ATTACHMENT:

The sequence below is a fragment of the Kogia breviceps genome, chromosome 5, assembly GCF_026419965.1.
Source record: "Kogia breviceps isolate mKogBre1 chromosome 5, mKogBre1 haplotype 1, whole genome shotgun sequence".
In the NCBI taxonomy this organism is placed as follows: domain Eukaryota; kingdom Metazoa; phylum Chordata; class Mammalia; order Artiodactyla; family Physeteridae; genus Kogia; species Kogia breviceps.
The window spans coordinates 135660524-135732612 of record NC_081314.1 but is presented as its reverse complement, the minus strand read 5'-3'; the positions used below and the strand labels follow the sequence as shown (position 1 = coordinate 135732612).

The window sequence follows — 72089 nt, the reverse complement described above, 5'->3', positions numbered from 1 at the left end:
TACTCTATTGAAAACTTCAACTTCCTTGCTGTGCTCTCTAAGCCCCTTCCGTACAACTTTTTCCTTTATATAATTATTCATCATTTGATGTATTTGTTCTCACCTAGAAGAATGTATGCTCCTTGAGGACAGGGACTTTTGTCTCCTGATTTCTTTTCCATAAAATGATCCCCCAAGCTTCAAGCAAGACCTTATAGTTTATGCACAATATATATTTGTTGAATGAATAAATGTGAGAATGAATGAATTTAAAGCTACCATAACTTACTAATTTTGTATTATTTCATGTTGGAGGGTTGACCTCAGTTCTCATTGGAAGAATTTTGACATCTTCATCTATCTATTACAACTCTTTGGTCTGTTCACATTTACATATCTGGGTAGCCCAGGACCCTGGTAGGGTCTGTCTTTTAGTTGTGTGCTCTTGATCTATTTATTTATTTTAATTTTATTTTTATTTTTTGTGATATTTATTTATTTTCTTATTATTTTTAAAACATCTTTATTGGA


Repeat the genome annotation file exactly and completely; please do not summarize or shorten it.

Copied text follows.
The sequence below is a fragment of the Kogia breviceps genome, chromosome 5, assembly GCF_026419965.1.
Source record: "Kogia breviceps isolate mKogBre1 chromosome 5, mKogBre1 haplotype 1, whole genome shotgun sequence".
In the NCBI taxonomy this organism is placed as follows: domain Eukaryota; kingdom Metazoa; phylum Chordata; class Mammalia; order Artiodactyla; family Physeteridae; genus Kogia; species Kogia breviceps.
The window spans coordinates 135660524-135732612 of record NC_081314.1 but is presented as its reverse complement, the minus strand read 5'-3'; the positions used below and the strand labels follow the sequence as shown (position 1 = coordinate 135732612).

The window sequence follows — 72089 nt, the reverse complement described above, 5'->3', positions numbered from 1 at the left end:
TACTCTATTGAAAACTTCAACTTCCTTGCTGTGCTCTCTAAGCCCCTTCCGTACAACTTTTTCCTTTATATAATTATTCATCATTTGATGTATTTGTTCTCACCTAGAAGAATGTATGCTCCTTGAGGACAGGGACTTTTGTCTCCTGATTTCTTTTCCATAAAATGATCCCCCAAGCTTCAAGCAAGACCTTATAGTTTATGCACAATATATATTTGTTGAATGAATAAATGTGAGAATGAATGAATTTAAAGCTACCATAACTTACTAATTTTGTATTATTTCATGTTGGAGGGTTGACCTCAGTTCTCATTGGAAGAATTTTGACATCTTCATCTATCTATTACAACTCTTTGGTCTGTTCACATTTACATATCTGGGTAGCCCAGGACCCTGGTAGGGTCTGTCTTTTAGTTGTGTGCTCTTGATCTATTTATTTATTTTAATTTTATTTTTATTTTTTGTGATATTTATTTATTTTCTTATTATTTTTAAAACATCTTTATTGGA